Forrest has said the clues are straightforward. And CharlieM’s approach of finding 9 clues that identify 9 different locations is straightforward.

        I have always used this approach. But some of my interpretations of clues have not been conventional. For example, in one of my solutions, for WWWH, I interpreted the clue as referring to >>> Bedrock. I have never encountered another searcher using that concept for WWWH; so it is most assuredly unconventional. And as I said to CharlieM, I’d like to see a little more imaginative interpretation of the clues, while keeping the straightforward approach unchanged.

        I do not use TTOTC in any of my solutions because I cannot know whether some item in that book is really a “hint” or just wishful thinking on my part. Fishing TTOTC for “hints” can easily result in confirmation bias.

        At least that’s how I see it.

        • Ken… I did not always believe the book was important and did not purchase it for quite some time. Over time I came to realize that not utilizing one of the tools that Forrest suggested would be not smart at all. I think everyone that has read it can attest to the fact that there are many things in TTOTC that stand out or screams [hint]. Latching onto any one of those things that kick you in the shins and running with it could just be a bias for sure… I’ve done it like a ton of folks probably have. My approach to that dilemma now is to work the poem for a better understanding and let the so-called hints in the book reveal themselves… or not. This is a tricky business we are in…

        • Ken in Texas, I understand.

          I was just going off of what you posted…”For example, is it not possible that wwwh has nothing to do with temperature? I don’t see much imaginative thinking in this solution.”

          I think the question you asked and approach you’re presenting- looking for a more imaginative interpretation of the clues is still conventional.

          Like I said, I think the eureka moment will come from a hint or hints. That applies to the poem too. That eureka moment could be the result of unconventional or imaginative thinking along with risk taking. Risk taking in following f’s best advice to try and figure out the hints in the book or a possible one in the poem. Not that big of a risk actually.

          No problem just trying to figure out the clues by themselves. I just think the way to figure out the first clue isn’t to toss and turn all the possible combinations of “where warm waters halt” forever and think you’ll come up with a definitive and correct answer.

          I think that first clue hinges on something hidden before it…the hints.

          • One thought to add. Saying the clues are straightforward doesn’t mean that one can find the tc with only the clues.

    • Ken (in Texas),

      You are correct that there are two previous posts that I did, if you had followed what I wrote for Part 3 those were mentioned. Also I deliberately left out certain things in those two previous posts. The Part 3 has more detail, because that is my last post for the area. Also I wanted to share what I was looking at on those previous searches, and in that area I was merely separating the shaft to find the needle. It’s an old metaphor.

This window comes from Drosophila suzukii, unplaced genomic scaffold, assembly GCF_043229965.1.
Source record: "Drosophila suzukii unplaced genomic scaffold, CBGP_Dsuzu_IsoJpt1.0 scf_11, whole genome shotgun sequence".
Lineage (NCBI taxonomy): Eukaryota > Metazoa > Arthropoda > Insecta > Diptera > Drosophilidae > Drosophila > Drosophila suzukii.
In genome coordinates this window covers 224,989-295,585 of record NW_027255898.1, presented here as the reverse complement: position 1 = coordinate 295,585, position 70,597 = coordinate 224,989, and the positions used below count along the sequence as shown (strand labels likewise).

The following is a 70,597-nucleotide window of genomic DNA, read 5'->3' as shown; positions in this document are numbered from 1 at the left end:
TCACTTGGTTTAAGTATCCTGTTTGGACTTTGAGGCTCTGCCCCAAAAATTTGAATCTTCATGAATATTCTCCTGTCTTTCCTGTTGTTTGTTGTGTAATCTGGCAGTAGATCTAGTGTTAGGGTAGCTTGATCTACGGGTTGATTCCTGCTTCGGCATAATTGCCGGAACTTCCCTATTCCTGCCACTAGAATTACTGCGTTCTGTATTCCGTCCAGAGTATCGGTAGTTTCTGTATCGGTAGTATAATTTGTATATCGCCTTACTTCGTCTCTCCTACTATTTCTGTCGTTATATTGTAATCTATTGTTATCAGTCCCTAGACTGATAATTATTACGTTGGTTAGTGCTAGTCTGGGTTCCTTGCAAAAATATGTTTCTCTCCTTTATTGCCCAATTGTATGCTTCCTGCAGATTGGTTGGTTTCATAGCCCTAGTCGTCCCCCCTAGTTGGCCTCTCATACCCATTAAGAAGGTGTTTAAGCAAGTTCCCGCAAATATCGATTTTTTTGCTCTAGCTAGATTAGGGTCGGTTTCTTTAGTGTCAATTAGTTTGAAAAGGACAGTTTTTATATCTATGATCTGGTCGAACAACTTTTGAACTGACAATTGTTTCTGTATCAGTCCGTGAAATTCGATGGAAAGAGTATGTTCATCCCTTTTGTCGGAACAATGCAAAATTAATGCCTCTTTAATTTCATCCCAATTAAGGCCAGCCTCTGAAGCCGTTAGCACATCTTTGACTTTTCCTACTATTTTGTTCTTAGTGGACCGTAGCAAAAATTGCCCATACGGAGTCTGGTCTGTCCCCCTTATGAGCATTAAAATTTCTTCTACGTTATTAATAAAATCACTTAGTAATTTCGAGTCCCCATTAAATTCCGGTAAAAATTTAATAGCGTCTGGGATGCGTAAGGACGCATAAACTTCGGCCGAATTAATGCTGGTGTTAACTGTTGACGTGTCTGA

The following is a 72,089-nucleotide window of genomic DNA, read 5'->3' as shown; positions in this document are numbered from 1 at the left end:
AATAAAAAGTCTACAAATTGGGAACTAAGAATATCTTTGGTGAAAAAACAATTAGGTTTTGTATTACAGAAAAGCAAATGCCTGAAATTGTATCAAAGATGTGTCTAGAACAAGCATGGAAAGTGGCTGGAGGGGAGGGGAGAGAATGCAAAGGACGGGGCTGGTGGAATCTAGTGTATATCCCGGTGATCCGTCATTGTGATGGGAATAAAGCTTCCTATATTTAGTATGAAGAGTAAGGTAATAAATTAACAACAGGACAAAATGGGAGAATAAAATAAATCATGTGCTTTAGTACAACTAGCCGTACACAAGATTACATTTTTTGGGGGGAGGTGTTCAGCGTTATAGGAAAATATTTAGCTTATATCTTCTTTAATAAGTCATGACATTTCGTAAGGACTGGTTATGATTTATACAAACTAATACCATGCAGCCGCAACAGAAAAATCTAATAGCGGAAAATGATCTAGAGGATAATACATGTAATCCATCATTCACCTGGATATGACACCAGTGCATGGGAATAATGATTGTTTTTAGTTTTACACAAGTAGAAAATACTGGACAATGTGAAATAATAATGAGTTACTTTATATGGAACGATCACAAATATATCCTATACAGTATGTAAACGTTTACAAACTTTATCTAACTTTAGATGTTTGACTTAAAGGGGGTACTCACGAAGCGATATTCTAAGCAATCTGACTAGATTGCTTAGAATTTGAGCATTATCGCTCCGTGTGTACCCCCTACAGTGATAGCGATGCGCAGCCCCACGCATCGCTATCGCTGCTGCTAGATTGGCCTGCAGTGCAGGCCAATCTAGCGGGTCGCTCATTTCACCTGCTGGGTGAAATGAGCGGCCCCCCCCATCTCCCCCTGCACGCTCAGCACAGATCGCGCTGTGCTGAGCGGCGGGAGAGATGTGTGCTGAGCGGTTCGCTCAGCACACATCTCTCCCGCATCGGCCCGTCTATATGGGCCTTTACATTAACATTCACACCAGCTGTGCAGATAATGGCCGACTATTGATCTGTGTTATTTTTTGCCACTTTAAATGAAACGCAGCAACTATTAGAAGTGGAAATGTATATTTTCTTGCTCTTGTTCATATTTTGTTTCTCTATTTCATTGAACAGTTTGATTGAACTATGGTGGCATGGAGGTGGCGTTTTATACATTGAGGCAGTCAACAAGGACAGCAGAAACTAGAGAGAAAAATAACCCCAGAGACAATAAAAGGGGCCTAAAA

I don’t believe that I said or indicated that temperature has nothing to do with WWWH. Again your entitled to your thoughts.

      You keep plugging a way as well.

    • Ken ~ ‘I totally agree with you that using a map to find places that correspond to each of the nine clues is the best approach to solving the poem.’

      Is that not ‘ overly conventional ‘?
      You automatically refer to *each clue* as place… resulting in; forcing a clue to have a place / location of its own.
      Is that lack of imagination right from the get go?

      • Seeker … my approach (and CharlieM’s approach) is conventional only to the extent that it follows Fenn’s rules.

        Fenn has said: “Go to the first clue, and then the clues are CONSECUTIVE after that”.

        Your observational approach violates consecutive order because when you stand at your magic spot, you see two, three, four, or more clues; they are not consecutive; they randomly appear to your vision; someone else standing there would see those same features but perhaps in a different order.

        I don’t believe your approach follows this Fenn rule. However, I’m sure you will find a way to twist the logic around so that your approach will be believable to your preconceived POV.

        • Ken in Texas;

          I guess that depends on whether you are a searcher trying to solve (follow) the poem, or just a casual visitor to the viewing spot.

          The lines of the poem (Which you have probably memorized) will direct your viewing, and the order in which you view things.

          BIWWWH = The place that you are standing
          ATIITCD = LOOK at the canyon before you
          NFBTFTW = Look a ways down the canyon – Just look, don’t walk
          PIBTHOB = Stop your visual search below the hoB.
          FTINPFTM = You will now see or remember the NPFTM
          TEIEDN = Your eyes are coming back up the canyon
          TBNPUYC = Continue coming back up the canyon – following the creek
          JHL&WH = Now focus on the HL & WH that is before you
          IYBW AFTB = Now focus on the Blaze
          LQDYQTC = Look quickly down below the blaze and you will see something

          etc. Every line of the poem directs a “SEARCHER” so that THEY know what to look for as they view the scenery from where they stand. Yes, a casual hiker might scan the vista in a different way, but a searcher will be directed in a way that will lead the eyes to what is needed, in the order that they are needed – Just how I see it – JDA

        • Ken{TX}